Lawyers for the NFL and the players returned to court Friday, making their cases for and against the legality of a nearly three-month-old lockout but giving no indication that any agreement might be near to salvage the football season.
Two business giants -- one a upscale manufacturer, the other a discount retailer -- clashed at the Supreme Court Monday in an important business case dealing with imported goods sold at low cost in the United States.
The thing that is hard to miss in Ted Olson's Washington office are the quills. They're in a mug, all 56 of them, each commemorating an appearance before the Supreme Court. In many of those cases, he was the standard bearer for conservatives. And a successful one; he won 44 times.
A gay couple challenging Proposition 8 in federal court Monday said civil unions and domestic partnerships aren't the same as marriages, something they view as a stepping stone toward starting a family.
They've been committed to each other for eight years and have four sons together, but there's a component missing in one Berkeley, California, couple's life that's out of reach for them: getting married.
Opponents of California's voter-approved ban on same-sex marriages launched a new court challenge Wednesday, led by lawyers who were on opposite sides of the case that settled the 2000 presidential race.
Former federal judge Michael Mukasey has accepted President Bush's offer to replace Alberto Gonzales as U.S. attorney general, two government sources familiar with the president's selection said Sunday.
A retired federal judge is a leading candidate to replace Attorney General Alberto Gonzales, whose last day on the job was Friday, two sources familiar with the search for a successor told CNN on Saturday.
The Supreme Court Wednesday appeared skeptical that the Pledge of Allegiance was an unconstitutional government endorsement of religion, dampening calls by a California atheist to end the ceremony in his daughter's public school, and nationwide.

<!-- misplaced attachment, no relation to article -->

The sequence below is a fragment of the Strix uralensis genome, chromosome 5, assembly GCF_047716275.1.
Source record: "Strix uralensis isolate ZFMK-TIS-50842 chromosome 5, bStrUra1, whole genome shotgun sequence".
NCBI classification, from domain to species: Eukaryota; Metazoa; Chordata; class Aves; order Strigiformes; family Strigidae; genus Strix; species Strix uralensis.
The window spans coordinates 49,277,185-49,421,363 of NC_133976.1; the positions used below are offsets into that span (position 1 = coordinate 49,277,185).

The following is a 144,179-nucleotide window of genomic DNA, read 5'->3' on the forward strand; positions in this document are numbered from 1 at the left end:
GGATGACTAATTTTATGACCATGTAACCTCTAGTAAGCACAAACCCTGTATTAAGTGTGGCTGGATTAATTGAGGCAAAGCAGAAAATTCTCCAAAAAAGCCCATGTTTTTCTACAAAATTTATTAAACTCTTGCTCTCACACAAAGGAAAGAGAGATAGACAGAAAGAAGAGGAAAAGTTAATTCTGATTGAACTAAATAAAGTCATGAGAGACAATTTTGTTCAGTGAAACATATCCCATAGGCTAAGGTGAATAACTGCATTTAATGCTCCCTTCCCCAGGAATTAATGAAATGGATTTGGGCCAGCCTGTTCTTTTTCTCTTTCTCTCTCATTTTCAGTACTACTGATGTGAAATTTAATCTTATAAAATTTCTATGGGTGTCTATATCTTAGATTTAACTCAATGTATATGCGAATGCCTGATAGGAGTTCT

(CNN) -- Citing a World War II court decision, the Bush administration insisted the president has the legal authority to detain suspected terrorists, including Americans, indefinitely without criminal charges.
The Supreme Court Thursday granted the government's request to keep a terrorism suspect being held in Guantanamo Bay, Cuba, from seeing his lawyer, at least until the justices decide the larger legal issue of what rights other "enemy combatants" are afforded.
The Supreme Court was asked by the Justice Department Wednesday to delay giving a terrorism suspect detained overseas access to a lawyer until the justices decide the larger legal issue of what rights other so-called "enemy combatants" are afforded.
The Justice Department asked the Supreme Court to intervene quickly Friday in the case of whether an American citizen accused of being a terrorist can be held indefinitely and in secret by the government.
The Justice Department has taken the unusual step of asking the U.S. Supreme Court to preserve the secrecy surrounding the detention of an Algerian man shortly after the terrorist attacks of September 11, 2001.